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It all started earlier this month when a Chinese fishing boat collided with two Japanese patrol vessels. No, my friends, they weren’t playing a game of boat-tag. The accident occurred off the coast of the Senkaku islands, which is not only a rich fishing ground, but is also a highly-disputed territory which China and Japan have been staking claims to as it is believed to hold gas and oil reserves.

For ramming the patrol boats and treading in “Japanese territory,” the captain of the Chinese vessel was arrested by Japanese authorities and held captive for almost three weeks. Japan finally decided to let him go last Friday but China is still demanding an apology and compensation from Japan for its “illegal and invalid” detention. Not being one to budge, Japan’s Foreign Ministry responded by saying China’s demands are “groundless and utterly unacceptable to Japan.”

“If you’re not gonna say sorry then our friendship is over!” Just like that, China threw a tantrum and decided to cut off some of its exports to Japan. According to the New York Times, Chinese customs officials are now blocking shipments of rare metals and minerals that Japan uses for manufacturing hybrid cars, solar panels, electronic gadgets, and missiles – pretty much all the high-tech toys Japan is famous for.

Note that 93% of the world’s supply of rare earth elements is found in China and that Japan has been the biggest buyer of these materials for several years. On top of that, most American manufacturing companies also rely on Japan to process these materials so you can imagine how much damage this export ban could cause in the global economy.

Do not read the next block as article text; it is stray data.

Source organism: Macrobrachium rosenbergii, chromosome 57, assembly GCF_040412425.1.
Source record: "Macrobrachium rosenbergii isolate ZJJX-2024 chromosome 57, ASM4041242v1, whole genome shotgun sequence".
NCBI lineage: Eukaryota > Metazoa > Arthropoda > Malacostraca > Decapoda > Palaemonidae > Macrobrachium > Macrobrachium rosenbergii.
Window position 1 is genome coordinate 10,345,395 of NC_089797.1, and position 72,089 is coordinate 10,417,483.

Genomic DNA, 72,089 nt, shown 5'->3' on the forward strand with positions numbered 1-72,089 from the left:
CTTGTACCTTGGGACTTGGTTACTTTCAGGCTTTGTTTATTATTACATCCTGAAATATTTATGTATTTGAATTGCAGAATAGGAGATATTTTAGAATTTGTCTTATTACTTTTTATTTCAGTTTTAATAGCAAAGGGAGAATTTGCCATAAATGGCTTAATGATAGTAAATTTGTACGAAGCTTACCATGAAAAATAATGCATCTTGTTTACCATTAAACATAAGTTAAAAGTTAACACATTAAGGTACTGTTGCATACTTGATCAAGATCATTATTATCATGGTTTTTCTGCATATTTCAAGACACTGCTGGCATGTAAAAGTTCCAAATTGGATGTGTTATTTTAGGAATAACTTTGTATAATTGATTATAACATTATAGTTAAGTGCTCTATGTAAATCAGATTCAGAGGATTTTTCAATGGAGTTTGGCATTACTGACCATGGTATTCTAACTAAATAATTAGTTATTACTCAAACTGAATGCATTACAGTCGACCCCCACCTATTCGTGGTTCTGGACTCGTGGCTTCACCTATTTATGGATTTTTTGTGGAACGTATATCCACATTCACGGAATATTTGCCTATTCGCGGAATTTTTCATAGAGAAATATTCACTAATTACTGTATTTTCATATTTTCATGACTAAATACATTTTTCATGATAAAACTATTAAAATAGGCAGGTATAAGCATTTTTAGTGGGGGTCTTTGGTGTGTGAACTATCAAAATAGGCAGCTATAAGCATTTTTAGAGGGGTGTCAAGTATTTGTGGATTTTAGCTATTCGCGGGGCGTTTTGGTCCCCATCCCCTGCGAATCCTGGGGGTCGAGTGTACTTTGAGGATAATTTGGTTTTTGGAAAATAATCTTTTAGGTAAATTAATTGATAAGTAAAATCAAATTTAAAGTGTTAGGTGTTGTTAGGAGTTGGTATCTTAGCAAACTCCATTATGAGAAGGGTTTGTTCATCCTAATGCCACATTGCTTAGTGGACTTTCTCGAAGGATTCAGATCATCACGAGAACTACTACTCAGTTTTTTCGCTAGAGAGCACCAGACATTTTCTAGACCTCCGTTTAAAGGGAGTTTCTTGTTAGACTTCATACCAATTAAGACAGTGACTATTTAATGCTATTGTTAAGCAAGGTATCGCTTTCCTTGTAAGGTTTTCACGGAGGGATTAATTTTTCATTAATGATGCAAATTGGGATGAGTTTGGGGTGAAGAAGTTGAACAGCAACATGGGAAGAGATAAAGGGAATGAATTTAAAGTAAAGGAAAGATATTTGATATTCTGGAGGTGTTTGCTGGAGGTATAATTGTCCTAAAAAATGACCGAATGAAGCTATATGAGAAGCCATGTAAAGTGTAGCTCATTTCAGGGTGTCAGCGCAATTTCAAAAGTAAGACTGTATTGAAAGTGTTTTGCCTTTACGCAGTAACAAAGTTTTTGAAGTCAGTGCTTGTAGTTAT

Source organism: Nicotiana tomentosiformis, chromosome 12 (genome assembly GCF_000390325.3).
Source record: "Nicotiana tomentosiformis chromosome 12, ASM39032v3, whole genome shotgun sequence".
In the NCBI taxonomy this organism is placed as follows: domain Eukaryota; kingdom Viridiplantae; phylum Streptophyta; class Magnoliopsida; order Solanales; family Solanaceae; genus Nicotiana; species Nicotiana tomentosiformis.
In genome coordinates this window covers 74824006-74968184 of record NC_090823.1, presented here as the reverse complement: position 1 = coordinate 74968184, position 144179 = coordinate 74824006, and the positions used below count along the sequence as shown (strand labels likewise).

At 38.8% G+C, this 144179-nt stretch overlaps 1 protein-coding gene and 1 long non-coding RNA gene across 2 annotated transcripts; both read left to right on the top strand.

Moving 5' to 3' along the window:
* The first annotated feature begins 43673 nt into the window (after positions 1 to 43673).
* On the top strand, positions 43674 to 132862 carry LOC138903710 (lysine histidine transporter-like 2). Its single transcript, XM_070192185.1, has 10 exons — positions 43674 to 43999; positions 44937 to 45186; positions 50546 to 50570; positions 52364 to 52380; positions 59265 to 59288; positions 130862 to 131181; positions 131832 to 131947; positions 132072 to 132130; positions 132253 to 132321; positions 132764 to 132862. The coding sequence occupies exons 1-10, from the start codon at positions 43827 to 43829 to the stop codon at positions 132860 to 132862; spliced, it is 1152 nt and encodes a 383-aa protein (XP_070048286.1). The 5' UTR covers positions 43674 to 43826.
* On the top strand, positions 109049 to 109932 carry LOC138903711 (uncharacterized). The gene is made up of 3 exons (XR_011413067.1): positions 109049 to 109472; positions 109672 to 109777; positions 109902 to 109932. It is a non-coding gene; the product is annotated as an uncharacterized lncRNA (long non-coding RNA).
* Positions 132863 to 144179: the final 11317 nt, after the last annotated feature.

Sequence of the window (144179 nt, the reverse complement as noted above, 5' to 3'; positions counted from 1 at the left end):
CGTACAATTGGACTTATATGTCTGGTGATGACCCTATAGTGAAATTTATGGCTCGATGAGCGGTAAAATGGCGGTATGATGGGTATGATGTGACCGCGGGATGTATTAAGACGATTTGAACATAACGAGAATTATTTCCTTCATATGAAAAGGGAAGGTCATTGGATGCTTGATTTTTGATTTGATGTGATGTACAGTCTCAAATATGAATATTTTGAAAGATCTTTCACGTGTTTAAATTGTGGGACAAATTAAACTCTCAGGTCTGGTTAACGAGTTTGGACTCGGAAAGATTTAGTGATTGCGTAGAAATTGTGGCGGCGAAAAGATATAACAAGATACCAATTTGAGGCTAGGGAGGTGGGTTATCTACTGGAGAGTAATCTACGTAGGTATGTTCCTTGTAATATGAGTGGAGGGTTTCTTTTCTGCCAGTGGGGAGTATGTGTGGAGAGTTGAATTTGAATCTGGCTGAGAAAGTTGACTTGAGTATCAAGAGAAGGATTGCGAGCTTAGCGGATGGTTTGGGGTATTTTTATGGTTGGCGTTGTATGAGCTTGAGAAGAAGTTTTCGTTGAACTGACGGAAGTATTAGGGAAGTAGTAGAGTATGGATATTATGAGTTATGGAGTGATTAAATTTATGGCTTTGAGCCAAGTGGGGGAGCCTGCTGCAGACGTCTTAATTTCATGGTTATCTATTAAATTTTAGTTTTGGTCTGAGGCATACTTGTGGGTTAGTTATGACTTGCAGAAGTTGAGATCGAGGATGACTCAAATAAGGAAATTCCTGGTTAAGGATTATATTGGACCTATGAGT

Amidst all this, Japan isn’t entirely defenseless. They could report this alleged export ban to the World Trade Organization, accusing China of violating free trade rules. Besides, history shows that Japan isn’t likely to sit idly when other countries impose trade restrictions on them. I seem to recall a particular American oil embargo way back in 1941 which was one of the main reasons why Japan bombed Pearl Harbor. Yikes! This ongoing tension would PROBABLY not be that bad since the Chinese Ministry of Commerce strongly denied that they restricted exports of these materials in the first place.

Still, the growing tension between the two Asian powerhouses just adds to the long list of headaches that both countries are currently experiencing. Ironically, both are in their own battles to control the value of their respective currencies.

China has been under pressure from the U.S. to let the yuan appreciate, arguing that the weak value of the yuan gives them an unfair competitive advantage. Meanwhile, the BOJ has recently intervened in the markets to try and counter the yen’s persistent rise. Remember, by keeping their currencies weak and “cheap”, China and Japan can help boost export demand.

With the outcome of the global recession still in the balance, chances are that we will see the two nations come to a compromise over a relatively small issue. After all, they would not want to waste all the progress that has been made towards better economic growth in Asia as a whole. I’m sure they understand that if either of them wants to have a shot of un-planting the U.S. as the world’s biggest economy, they will have to play nice and find a way to work together.